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Self-employment and Migration

Author

Listed:
  • Samuele Giambra

    (Brown University)

  • David McKenzie

    (World Bank)

Abstract

There is a widespread policy view that a lack of job opportunities at home is a key reason for migration, accompanied by suggestions of the need to spend more on creating these opportunities so as to reduce migration. Self-employment is widespread in poor countries, and faced with a lack of existing jobs, providing more opportunities for people to start businesses is a key policy option. But empirical evidence to support this idea is slight, and economic theory offers several reasons why the self-employed may in fact be more likely to migrate. We put together panel surveys from eight countries to descriptively examine the relationship between migration and self-employment, finding that the self-employed are indeed less likely to migrate than either wage workers or the unemployed. We then analyze seven randomized experiments that increased self-employment, and find their causal impacts on migration are negative on average, but often small in magnitude.

Suggested Citation

  • Samuele Giambra & David McKenzie, 2019. "Self-employment and Migration," RF Berlin - CReAM Discussion Paper Series 1912, Rockwool Foundation Berlin (RF Berlin) - Centre for Research and Analysis of Migration (CReAM).
  • Handle: RePEc:crm:wpaper:1912
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    References listed on IDEAS

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    Cited by:

    1. Jules Gazeaud & Eric Mvukiyehe & Olivier Sterck, 2023. "Cash Transfers and Migration: Theory and Evidence from a Randomized Controlled Trial," The Review of Economics and Statistics, MIT Press, vol. 105(1), pages 143-157, January.
    2. Michael A. Clemens & Mariapia Mendola, 2020. "Migration from Developing Countries: Selection, Income Elasticity, and Simpson’s Paradox," Working Papers 539, Center for Global Development.
    3. Bah, Tijan L. & Batista, Catia & Gubert, Flore & McKenzie, David, 2023. "Can information and alternatives to irregular migration reduce “backway” migration from The Gambia?," Journal of Development Economics, Elsevier, vol. 165(C).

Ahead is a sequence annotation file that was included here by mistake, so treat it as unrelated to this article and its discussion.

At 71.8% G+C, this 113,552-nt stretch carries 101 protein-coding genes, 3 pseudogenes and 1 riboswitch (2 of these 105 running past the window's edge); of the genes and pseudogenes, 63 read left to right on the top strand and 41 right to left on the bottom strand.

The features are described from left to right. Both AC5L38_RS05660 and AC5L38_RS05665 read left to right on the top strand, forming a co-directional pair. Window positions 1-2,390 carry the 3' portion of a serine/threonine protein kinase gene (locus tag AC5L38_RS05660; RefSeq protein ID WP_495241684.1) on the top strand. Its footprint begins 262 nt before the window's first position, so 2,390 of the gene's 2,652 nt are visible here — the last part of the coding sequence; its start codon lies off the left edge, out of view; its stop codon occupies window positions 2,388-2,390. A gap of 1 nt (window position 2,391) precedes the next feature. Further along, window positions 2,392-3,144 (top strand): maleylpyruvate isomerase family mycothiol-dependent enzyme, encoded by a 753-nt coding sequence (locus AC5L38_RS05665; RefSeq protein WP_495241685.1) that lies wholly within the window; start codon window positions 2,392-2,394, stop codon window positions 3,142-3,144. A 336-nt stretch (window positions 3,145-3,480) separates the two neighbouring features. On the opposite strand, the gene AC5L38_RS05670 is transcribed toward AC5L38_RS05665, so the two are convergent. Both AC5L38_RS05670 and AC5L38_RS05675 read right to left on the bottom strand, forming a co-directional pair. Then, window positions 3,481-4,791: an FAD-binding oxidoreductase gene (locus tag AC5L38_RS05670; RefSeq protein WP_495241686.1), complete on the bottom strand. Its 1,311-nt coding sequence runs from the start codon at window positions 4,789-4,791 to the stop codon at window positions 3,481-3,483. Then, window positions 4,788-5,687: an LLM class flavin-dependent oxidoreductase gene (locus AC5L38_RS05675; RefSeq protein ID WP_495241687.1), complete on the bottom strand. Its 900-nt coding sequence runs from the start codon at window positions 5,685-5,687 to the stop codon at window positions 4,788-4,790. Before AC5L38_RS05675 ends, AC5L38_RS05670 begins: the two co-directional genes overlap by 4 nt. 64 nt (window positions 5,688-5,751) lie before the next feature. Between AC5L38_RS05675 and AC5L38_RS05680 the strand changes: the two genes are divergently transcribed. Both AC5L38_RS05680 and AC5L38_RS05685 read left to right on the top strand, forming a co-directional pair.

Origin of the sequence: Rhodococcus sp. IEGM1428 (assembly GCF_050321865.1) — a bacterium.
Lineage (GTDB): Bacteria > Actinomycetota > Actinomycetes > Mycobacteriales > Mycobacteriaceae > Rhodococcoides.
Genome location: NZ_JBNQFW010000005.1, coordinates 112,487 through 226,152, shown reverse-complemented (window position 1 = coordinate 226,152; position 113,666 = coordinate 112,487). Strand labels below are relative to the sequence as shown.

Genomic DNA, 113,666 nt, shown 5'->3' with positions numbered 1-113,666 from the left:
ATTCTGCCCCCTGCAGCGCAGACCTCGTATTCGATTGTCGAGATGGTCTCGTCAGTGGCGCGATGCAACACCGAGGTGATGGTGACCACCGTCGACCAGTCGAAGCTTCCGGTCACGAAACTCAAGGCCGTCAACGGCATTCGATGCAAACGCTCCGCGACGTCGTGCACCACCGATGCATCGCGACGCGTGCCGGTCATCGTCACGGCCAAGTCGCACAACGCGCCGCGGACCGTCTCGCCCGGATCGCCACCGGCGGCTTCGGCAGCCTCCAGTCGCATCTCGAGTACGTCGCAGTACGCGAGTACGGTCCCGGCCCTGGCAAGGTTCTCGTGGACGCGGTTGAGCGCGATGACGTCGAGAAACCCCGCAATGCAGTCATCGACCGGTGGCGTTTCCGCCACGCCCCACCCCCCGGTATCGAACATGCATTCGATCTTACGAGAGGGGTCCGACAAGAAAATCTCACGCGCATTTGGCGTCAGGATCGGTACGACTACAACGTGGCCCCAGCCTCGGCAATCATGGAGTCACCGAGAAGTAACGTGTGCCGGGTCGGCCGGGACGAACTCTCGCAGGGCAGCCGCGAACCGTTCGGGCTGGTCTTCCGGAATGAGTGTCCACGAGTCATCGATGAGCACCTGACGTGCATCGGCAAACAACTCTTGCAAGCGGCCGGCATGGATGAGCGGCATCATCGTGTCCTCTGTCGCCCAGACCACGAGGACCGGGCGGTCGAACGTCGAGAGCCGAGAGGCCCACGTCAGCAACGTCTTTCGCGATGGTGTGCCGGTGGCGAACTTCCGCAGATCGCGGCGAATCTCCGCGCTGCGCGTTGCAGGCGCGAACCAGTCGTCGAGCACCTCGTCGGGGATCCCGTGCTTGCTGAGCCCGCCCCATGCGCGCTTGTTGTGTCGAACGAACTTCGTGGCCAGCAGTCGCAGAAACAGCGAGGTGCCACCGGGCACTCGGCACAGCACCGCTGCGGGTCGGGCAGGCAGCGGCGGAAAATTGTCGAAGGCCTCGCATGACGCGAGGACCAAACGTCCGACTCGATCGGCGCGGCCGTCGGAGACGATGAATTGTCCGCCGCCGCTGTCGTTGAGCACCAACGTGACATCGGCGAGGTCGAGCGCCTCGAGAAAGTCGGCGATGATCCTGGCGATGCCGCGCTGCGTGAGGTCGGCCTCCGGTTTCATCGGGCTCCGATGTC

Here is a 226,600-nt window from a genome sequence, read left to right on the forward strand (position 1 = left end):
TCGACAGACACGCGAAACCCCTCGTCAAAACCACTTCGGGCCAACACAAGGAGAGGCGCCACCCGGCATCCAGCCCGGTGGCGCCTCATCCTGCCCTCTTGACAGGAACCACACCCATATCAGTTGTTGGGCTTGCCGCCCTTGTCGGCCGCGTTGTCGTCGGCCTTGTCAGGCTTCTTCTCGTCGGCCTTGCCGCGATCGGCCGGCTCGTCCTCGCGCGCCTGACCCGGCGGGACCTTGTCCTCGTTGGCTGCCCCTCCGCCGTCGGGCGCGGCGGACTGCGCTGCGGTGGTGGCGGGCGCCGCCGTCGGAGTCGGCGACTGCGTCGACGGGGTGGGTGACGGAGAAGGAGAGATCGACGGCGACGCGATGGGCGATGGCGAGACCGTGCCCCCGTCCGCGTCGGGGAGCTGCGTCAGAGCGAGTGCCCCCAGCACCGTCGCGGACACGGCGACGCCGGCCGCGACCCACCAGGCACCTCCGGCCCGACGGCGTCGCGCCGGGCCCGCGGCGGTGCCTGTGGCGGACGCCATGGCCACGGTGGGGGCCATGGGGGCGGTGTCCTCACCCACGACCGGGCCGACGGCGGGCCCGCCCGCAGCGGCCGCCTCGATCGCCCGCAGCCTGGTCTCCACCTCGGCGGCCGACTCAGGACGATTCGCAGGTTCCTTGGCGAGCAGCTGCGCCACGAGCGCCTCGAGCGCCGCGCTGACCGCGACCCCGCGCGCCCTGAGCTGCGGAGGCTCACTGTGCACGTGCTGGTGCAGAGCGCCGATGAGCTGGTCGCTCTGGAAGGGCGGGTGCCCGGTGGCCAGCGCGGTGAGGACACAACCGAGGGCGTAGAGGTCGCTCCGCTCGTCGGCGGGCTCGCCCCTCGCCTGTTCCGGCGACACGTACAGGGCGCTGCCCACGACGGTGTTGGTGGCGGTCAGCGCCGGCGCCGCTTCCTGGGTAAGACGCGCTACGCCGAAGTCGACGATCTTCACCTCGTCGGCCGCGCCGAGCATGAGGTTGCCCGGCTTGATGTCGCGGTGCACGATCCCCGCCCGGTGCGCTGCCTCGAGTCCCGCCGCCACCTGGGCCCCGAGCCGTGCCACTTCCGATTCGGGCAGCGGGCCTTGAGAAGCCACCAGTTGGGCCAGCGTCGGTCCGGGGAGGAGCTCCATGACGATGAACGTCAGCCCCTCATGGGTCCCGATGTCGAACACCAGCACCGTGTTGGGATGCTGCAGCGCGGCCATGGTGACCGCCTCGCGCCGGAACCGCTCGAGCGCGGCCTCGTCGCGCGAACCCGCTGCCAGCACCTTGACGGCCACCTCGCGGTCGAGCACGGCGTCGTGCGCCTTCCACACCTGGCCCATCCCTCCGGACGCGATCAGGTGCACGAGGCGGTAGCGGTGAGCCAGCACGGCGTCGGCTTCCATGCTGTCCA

4. Endalew Terefe Alene, 2023. "Examine the association between self-employment and return migrants in Ethiopia: evidence from Gondar city youth returnees," Journal of Innovation and Entrepreneurship, Springer, vol. 12(1), pages 1-22, December.
    5. Milasi Santo, 2020. "What Drives Youth’s Intention to Migrate Abroad? Evidence from International Survey Data," IZA Journal of Development and Migration, Sciendo & Forschungsinstitut zur Zukunft der Arbeit GmbH (IZA), vol. 11(1), pages 1-30, January.
    6. Bossavie, Laurent & Görlach, Joseph-Simon & Özden, Çağlar & Wang, He, 2024. "Capital Markets, Temporary Migration and Entrepreneurship: Evidence from Bangladesh," World Development, Elsevier, vol. 176(C).
    7. Mckenzie,David J., 2022. "Fears and Tears : Should More People Be Moving within and from Developing Countries, andWhat Stops This Movement ?," Policy Research Working Paper Series 10128, The World Bank.

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    More about this item

    Keywords

    internal migration; international migration; self-employment; migrant selection; randomized experiment;
    All these keywords.

    JEL classification:

    • F22 - International Economics - - International Factor Movements and International Business - - - International Migration
    • J61 - Labor and Demographic Economics - - Mobility, Unemployment, Vacancies, and Immigrant Workers - - - Geographic Labor Mobility; Immigrant Workers
    • O15 - Economic Development, Innovation, Technological Change, and Growth - - Economic Development - - - Economic Development: Human Resources; Human Development; Income Distribution; Migration

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